Infectious Disease in a Warming World: How Weather Influenced West Nile Virus in the United States (2001–2005)

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Infectious Disease in a Warming World: How Weather Influenced West Nile Virus in the United States (2001–2005)

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Title: Infectious Disease in a Warming World: How Weather Influenced West Nile Virus in the United States (2001–2005)
Author: Wellenius, Gregory A.; Fisman, David N.; Soverow, Jonathan Edward; Mittleman, Murray A.

Note: Order does not necessarily reflect citation order of authors.

Citation: Soverow, Jonathan E., Gregory A. Wellenius, David N. Fisman, and Murray A. Mittleman. 2009. Infectious Disease in a Warming World: How Weather Influenced West Nile Virus in the United States (2001 - 2005). Environmental Health Perspectives 117(7): 1049-1052.
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Abstract: Background: The effects of weather on West Nile virus (WNV) mosquito populations in the United States have been widely reported, but few studies assess their overall impact on transmission to humans. Objectives: We investigated meteorologic conditions associated with reported human WNV cases in the United States. Methods: We conducted a case–crossover study to assess 16,298 human WNV cases reported to the Centers for Disease Control and Prevention from 2001 to 2005. The primary outcome measures were the incidence rate ratio of disease occurrence associated with mean weekly maximum temperature, cumulative weekly temperature, mean weekly dew point temperature, cumulative weekly precipitation, and the presence of ≥ 1 day of heavy rainfall (≥ 50 mm) during the month prior to symptom onset. Results: Increasing weekly maximum temperature and weekly cumulative temperature were similarly and significantly associated with a 35–83% higher incidence of reported WNV infection over the next month. An increase in mean weekly dew point temperature was significantly associated with a 9–38% higher incidence over the subsequent 3 weeks. The presence of at least 1 day of heavy rainfall within a week was associated with a 29–66% higher incidence during the same week and over the subsequent 2 weeks. A 20-mm increase in cumulative weekly precipitation was significantly associated with a 4–8% increase in incidence of reported WNV infection over the subsequent 2 weeks. Conclusions: Warmer temperatures, elevated humidity, and heavy precipitation increased the rate of human WNV infection in the United States independent of season and each others’ effects.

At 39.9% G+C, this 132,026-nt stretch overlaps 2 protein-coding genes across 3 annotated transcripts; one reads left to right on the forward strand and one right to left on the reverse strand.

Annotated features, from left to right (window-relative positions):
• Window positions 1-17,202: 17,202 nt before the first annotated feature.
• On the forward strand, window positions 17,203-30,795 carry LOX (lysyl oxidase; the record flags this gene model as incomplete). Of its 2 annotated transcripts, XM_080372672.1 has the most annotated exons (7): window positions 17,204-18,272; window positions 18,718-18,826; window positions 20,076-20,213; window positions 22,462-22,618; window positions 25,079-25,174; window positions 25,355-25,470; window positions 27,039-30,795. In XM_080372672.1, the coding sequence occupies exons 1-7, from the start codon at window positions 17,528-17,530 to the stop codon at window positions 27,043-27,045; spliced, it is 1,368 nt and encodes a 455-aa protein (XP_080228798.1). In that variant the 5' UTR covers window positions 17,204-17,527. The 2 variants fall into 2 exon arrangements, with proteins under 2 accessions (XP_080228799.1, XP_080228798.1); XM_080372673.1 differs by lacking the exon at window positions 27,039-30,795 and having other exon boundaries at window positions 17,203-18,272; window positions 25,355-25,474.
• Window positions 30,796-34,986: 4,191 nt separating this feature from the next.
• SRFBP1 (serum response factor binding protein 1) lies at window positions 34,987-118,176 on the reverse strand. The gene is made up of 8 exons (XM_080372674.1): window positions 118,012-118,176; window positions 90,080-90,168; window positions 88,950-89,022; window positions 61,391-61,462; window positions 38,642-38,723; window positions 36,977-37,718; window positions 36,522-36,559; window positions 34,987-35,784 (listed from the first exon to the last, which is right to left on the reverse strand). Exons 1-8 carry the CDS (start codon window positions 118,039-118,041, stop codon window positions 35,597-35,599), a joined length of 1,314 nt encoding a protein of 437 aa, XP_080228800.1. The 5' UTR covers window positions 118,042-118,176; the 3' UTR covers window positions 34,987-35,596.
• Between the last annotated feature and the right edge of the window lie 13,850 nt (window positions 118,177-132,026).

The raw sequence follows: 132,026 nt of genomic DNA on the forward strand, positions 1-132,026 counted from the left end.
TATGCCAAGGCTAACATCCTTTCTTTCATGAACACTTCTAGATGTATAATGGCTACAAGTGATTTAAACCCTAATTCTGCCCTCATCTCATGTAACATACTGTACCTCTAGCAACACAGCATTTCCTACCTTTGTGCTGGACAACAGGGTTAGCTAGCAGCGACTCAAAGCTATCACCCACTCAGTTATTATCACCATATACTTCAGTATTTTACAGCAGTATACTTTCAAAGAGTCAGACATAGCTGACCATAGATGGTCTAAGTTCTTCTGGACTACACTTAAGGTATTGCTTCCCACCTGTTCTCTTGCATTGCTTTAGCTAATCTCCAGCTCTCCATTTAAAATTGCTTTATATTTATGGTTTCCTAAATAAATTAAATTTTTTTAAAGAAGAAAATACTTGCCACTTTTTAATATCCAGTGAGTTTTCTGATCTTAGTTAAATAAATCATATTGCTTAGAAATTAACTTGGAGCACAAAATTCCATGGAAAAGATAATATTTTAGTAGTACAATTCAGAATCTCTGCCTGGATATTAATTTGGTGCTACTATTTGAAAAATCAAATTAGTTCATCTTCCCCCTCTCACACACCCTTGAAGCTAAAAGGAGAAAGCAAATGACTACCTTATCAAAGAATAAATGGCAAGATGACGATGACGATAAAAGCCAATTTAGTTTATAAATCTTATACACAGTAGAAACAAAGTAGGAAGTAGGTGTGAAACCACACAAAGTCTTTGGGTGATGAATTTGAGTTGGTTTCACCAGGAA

Published Version: doi:10.1289/ehp.0800487
Other Sources: http://www.ncbi.nlm.nih.gov/pmc/articles/PMC2717128/pdf/
Terms of Use: This article is made available under the terms and conditions applicable to Other Posted Material, as set forth at http://nrs.harvard.edu/urn-3:HUL.InstRepos:dash.current.terms-of-use#LAA
Citable link to this page: http://nrs.harvard.edu/urn-3:HUL.InstRepos:4887110

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